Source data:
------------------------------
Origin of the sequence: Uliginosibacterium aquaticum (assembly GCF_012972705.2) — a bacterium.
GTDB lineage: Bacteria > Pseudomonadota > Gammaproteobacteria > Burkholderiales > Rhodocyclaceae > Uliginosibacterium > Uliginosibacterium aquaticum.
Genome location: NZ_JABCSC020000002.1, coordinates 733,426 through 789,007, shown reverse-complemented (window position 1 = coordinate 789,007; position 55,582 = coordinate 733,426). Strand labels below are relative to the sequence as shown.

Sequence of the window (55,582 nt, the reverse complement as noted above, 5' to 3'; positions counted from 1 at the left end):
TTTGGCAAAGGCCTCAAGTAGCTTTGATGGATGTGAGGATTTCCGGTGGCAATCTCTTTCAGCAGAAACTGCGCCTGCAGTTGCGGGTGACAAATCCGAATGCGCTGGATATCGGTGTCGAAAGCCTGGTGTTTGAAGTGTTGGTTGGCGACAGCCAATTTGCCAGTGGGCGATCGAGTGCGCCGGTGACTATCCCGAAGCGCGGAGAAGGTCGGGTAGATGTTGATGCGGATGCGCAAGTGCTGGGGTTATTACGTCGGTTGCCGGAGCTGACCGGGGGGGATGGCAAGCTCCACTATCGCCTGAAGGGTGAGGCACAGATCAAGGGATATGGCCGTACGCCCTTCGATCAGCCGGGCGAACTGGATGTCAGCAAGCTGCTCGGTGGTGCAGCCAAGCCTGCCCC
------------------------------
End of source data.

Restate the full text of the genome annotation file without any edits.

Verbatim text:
Origin of the sequence: Uliginosibacterium aquaticum (assembly GCF_012972705.2) — a bacterium.
GTDB lineage: Bacteria > Pseudomonadota > Gammaproteobacteria > Burkholderiales > Rhodocyclaceae > Uliginosibacterium > Uliginosibacterium aquaticum.
Genome location: NZ_JABCSC020000002.1, coordinates 733,426 through 789,007, shown reverse-complemented (window position 1 = coordinate 789,007; position 55,582 = coordinate 733,426). Strand labels below are relative to the sequence as shown.

Sequence of the window (55,582 nt, the reverse complement as noted above, 5' to 3'; positions counted from 1 at the left end):
TTTGGCAAAGGCCTCAAGTAGCTTTGATGGATGTGAGGATTTCCGGTGGCAATCTCTTTCAGCAGAAACTGCGCCTGCAGTTGCGGGTGACAAATCCGAATGCGCTGGATATCGGTGTCGAAAGCCTGGTGTTTGAAGTGTTGGTTGGCGACAGCCAATTTGCCAGTGGGCGATCGAGTGCGCCGGTGACTATCCCGAAGCGCGGAGAAGGTCGGGTAGATGTTGATGCGGATGCGCAAGTGCTGGGGTTATTACGTCGGTTGCCGGAGCTGACCGGGGGGGATGGCAAGCTCCACTATCGCCTGAAGGGTGAGGCACAGATCAAGGGATATGGCCGTACGCCCTTCGATCAGCCGGGCGAACTGGATGTCAGCAAGCTGCTCGGTGGTGCAGCCAAGCCTGCCCC